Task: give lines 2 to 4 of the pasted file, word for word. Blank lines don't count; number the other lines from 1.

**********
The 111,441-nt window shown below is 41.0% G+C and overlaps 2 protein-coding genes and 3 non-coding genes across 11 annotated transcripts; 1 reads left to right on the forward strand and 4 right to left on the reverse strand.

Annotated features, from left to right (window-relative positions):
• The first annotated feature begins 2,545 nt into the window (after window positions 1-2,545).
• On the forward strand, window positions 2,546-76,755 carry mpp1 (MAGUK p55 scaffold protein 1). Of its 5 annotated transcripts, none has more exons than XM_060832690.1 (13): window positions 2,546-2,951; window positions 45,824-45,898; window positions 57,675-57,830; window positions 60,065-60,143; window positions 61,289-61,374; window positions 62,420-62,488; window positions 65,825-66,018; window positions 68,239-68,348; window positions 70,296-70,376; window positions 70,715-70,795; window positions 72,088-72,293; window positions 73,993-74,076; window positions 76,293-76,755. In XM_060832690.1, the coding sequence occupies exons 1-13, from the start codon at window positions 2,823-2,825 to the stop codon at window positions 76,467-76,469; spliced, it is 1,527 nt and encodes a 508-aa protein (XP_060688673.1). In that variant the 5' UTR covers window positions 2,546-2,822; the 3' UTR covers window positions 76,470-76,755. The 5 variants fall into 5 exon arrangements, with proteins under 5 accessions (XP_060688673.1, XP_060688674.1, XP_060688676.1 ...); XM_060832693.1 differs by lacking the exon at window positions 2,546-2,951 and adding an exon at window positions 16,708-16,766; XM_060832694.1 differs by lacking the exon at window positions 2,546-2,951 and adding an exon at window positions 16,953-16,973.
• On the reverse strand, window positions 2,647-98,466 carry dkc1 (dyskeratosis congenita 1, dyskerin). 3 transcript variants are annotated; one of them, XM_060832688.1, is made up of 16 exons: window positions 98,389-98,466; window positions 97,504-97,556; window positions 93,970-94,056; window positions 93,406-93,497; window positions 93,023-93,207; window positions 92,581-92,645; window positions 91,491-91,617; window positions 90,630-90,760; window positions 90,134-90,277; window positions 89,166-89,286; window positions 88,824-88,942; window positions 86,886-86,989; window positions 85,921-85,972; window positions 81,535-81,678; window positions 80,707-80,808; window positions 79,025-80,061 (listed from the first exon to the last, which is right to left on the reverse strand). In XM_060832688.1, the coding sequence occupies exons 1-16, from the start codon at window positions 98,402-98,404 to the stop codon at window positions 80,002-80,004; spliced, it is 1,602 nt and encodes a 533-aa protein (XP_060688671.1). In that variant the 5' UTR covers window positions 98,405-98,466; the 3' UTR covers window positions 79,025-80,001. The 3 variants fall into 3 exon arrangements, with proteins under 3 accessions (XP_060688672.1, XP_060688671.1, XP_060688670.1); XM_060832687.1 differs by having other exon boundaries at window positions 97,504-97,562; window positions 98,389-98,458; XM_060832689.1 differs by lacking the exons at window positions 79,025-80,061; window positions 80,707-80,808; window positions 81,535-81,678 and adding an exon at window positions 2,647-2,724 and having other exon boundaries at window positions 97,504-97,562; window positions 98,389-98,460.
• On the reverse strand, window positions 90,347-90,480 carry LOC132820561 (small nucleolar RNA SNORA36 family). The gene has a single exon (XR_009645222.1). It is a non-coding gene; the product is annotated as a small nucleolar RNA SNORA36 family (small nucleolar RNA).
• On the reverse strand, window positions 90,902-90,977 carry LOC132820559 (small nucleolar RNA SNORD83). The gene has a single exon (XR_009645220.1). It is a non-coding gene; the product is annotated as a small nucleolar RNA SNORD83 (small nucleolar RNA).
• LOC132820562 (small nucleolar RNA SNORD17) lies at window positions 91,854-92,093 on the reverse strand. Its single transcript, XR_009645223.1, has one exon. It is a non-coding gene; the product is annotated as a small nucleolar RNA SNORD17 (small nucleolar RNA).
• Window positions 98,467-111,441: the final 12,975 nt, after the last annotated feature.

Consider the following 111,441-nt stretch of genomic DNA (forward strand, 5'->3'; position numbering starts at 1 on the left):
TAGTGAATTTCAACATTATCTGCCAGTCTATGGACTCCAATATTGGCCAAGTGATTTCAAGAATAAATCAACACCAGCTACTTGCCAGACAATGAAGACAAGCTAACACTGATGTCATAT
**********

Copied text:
Annotated features, from left to right (window-relative positions):
• The first annotated feature begins 2,545 nt into the window (after window positions 1-2,545).
• On the forward strand, window positions 2,546-76,755 carry mpp1 (MAGUK p55 scaffold protein 1). Of its 5 annotated transcripts, none has more exons than XM_060832690.1 (13): window positions 2,546-2,951; window positions 45,824-45,898; window positions 57,675-57,830; window positions 60,065-60,143; window positions 61,289-61,374; window positions 62,420-62,488; window positions 65,825-66,018; window positions 68,239-68,348; window positions 70,296-70,376; window positions 70,715-70,795; window positions 72,088-72,293; window positions 73,993-74,076; window positions 76,293-76,755. In XM_060832690.1, the coding sequence occupies exons 1-13, from the start codon at window positions 2,823-2,825 to the stop codon at window positions 76,467-76,469; spliced, it is 1,527 nt and encodes a 508-aa protein (XP_060688673.1). In that variant the 5' UTR covers window positions 2,546-2,822; the 3' UTR covers window positions 76,470-76,755. The 5 variants fall into 5 exon arrangements, with proteins under 5 accessions (XP_060688673.1, XP_060688674.1, XP_060688676.1 ...); XM_060832693.1 differs by lacking the exon at window positions 2,546-2,951 and adding an exon at window positions 16,708-16,766; XM_060832694.1 differs by lacking the exon at window positions 2,546-2,951 and adding an exon at window positions 16,953-16,973.